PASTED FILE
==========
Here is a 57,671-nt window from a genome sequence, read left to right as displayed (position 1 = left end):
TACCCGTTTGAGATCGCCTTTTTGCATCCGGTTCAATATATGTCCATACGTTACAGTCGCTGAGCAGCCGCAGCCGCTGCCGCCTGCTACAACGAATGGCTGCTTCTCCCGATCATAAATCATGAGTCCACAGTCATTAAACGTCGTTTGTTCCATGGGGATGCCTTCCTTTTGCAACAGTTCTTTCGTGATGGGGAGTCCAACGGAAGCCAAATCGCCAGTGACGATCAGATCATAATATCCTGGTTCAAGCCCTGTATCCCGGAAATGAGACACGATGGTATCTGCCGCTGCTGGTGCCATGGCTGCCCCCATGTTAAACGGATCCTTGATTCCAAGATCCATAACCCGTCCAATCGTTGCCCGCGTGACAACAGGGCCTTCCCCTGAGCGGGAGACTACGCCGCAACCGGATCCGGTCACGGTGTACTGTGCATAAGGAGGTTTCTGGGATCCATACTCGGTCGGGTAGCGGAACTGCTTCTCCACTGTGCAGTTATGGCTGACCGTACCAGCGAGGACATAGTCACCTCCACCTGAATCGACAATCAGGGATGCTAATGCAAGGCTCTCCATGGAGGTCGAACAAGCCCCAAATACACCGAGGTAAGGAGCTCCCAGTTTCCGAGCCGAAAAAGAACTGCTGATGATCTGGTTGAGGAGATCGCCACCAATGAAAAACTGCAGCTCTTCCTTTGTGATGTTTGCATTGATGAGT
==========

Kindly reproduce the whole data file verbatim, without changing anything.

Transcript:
Here is a 57,671-nt window from a genome sequence, read left to right as displayed (position 1 = left end):
TACCCGTTTGAGATCGCCTTTTTGCATCCGGTTCAATATATGTCCATACGTTACAGTCGCTGAGCAGCCGCAGCCGCTGCCGCCTGCTACAACGAATGGCTGCTTCTCCCGATCATAAATCATGAGTCCACAGTCATTAAACGTCGTTTGTTCCATGGGGATGCCTTCCTTTTGCAACAGTTCTTTCGTGATGGGGAGTCCAACGGAAGCCAAATCGCCAGTGACGATCAGATCATAATATCCTGGTTCAAGCCCTGTATCCCGGAAATGAGACACGATGGTATCTGCCGCTGCTGGTGCCATGGCTGCCCCCATGTTAAACGGATCCTTGATTCCAAGATCCATAACCCGTCCAATCGTTGCCCGCGTGACAACAGGGCCTTCCCCTGAGCGGGAGACTACGCCGCAACCGGATCCGGTCACGGTGTACTGTGCATAAGGAGGTTTCTGGGATCCATACTCGGTCGGGTAGCGGAACTGCTTCTCCACTGTGCAGTTATGGCTGACCGTACCAGCGAGGACATAGTCACCTCCACCTGAATCGACAATCAGGGATGCTAATGCAAGGCTCTCCATGGAGGTCGAACAAGCCCCAAATACACCGAGGTAAGGAGCTCCCAGTTTCCGAGCCGAAAAAGAACTGCTGATGATCTGGTTGAGGAGATCGCCACCAATGAAAAACTGCAGCTCTTCCTTTGTGATGTTTGCATTGATGAGT